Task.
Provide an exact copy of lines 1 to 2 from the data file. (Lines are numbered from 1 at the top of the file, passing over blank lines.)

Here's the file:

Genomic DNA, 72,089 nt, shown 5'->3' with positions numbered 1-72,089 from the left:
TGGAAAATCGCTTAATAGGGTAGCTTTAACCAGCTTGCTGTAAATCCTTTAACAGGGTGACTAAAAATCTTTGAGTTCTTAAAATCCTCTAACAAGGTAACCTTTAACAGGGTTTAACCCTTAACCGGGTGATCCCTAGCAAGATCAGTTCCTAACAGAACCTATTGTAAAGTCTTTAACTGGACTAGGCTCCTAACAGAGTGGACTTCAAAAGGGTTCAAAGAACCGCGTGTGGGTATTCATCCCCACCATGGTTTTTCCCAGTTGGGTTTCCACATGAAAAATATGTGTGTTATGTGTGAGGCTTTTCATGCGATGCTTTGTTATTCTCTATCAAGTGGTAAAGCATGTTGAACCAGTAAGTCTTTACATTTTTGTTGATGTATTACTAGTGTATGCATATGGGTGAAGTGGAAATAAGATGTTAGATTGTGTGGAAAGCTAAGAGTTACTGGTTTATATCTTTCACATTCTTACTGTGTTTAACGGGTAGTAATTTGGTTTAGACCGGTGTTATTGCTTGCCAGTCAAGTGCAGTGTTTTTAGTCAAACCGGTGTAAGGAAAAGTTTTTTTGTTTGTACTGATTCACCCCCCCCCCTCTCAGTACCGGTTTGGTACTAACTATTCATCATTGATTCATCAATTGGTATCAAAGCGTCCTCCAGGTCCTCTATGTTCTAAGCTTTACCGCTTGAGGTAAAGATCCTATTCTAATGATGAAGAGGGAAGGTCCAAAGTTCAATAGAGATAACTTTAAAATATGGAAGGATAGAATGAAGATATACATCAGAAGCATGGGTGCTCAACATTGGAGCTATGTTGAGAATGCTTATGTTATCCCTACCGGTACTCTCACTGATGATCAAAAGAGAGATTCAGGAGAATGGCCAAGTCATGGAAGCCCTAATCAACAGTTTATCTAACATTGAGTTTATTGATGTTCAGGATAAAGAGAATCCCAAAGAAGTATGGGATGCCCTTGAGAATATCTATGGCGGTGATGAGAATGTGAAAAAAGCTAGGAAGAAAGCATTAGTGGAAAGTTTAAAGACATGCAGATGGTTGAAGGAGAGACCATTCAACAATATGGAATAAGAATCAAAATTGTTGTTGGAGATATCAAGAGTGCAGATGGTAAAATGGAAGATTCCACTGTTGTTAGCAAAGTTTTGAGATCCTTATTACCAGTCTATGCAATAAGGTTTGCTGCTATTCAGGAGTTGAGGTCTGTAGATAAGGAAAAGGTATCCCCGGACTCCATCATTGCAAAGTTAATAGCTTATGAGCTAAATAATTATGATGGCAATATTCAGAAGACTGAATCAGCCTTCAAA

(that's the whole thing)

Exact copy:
Genomic DNA, 72,089 nt, shown 5'->3' with positions numbered 1-72,089 from the left:
TGGAAAATCGCTTAATAGGGTAGCTTTAACCAGCTTGCTGTAAATCCTTTAACAGGGTGACTAAAAATCTTTGAGTTCTTAAAATCCTCTAACAAGGTAACCTTTAACAGGGTTTAACCCTTAACCGGGTGATCCCTAGCAAGATCAGTTCCTAACAGAACCTATTGTAAAGTCTTTAACTGGACTAGGCTCCTAACAGAGTGGACTTCAAAAGGGTTCAAAGAACCGCGTGTGGGTATTCATCCCCACCATGGTTTTTCCCAGTTGGGTTTCCACATGAAAAATATGTGTGTTATGTGTGAGGCTTTTCATGCGATGCTTTGTTATTCTCTATCAAGTGGTAAAGCATGTTGAACCAGTAAGTCTTTACATTTTTGTTGATGTATTACTAGTGTATGCATATGGGTGAAGTGGAAATAAGATGTTAGATTGTGTGGAAAGCTAAGAGTTACTGGTTTATATCTTTCACATTCTTACTGTGTTTAACGGGTAGTAATTTGGTTTAGACCGGTGTTATTGCTTGCCAGTCAAGTGCAGTGTTTTTAGTCAAACCGGTGTAAGGAAAAGTTTTTTTGTTTGTACTGATTCACCCCCCCCCCTCTCAGTACCGGTTTGGTACTAACTATTCATCATTGATTCATCAATTGGTATCAAAGCGTCCTCCAGGTCCTCTATGTTCTAAGCTTTACCGCTTGAGGTAAAGATCCTATTCTAATGATGAAGAGGGAAGGTCCAAAGTTCAATAGAGATAACTTTAAAATATGGAAGGATAGAATGAAGATATACATCAGAAGCATGGGTGCTCAACATTGGAGCTATGTTGAGAATGCTTATGTTATCCCTACCGGTACTCTCACTGATGATCAAAAGAGAGATTCAGGAGAATGGCCAAGTCATGGAAGCCCTAATCAACAGTTTATCTAACATTGAGTTTATTGATGTTCAGGATAAAGAGAATCCCAAAGAAGTATGGGATGCCCTTGAGAATATCTATGGCGGTGATGAGAATGTGAAAAAAGCTAGGAAGAAAGCATTAGTGGAAAGTTTAAAGACATGCAGATGGTTGAAGGAGAGACCATTCAACAATATGGAATAAGAATCAAAATTGTTGTTGGAGATATCAAGAGTGCAGATGGTAAAATGGAAGATTCCACTGTTGTTAGCAAAGTTTTGAGATCCTTATTACCAGTCTATGCAATAAGGTTTGCTGCTATTCAGGAGTTGAGGTCTGTAGATAAGGAAAAGGTATCCCCGGACTCCATCATTGCAAAGTTAATAGCTTATGAGCTAAATAATTATGATGGCAATATTCAGAAGACTGAATCAGCCTTCAAA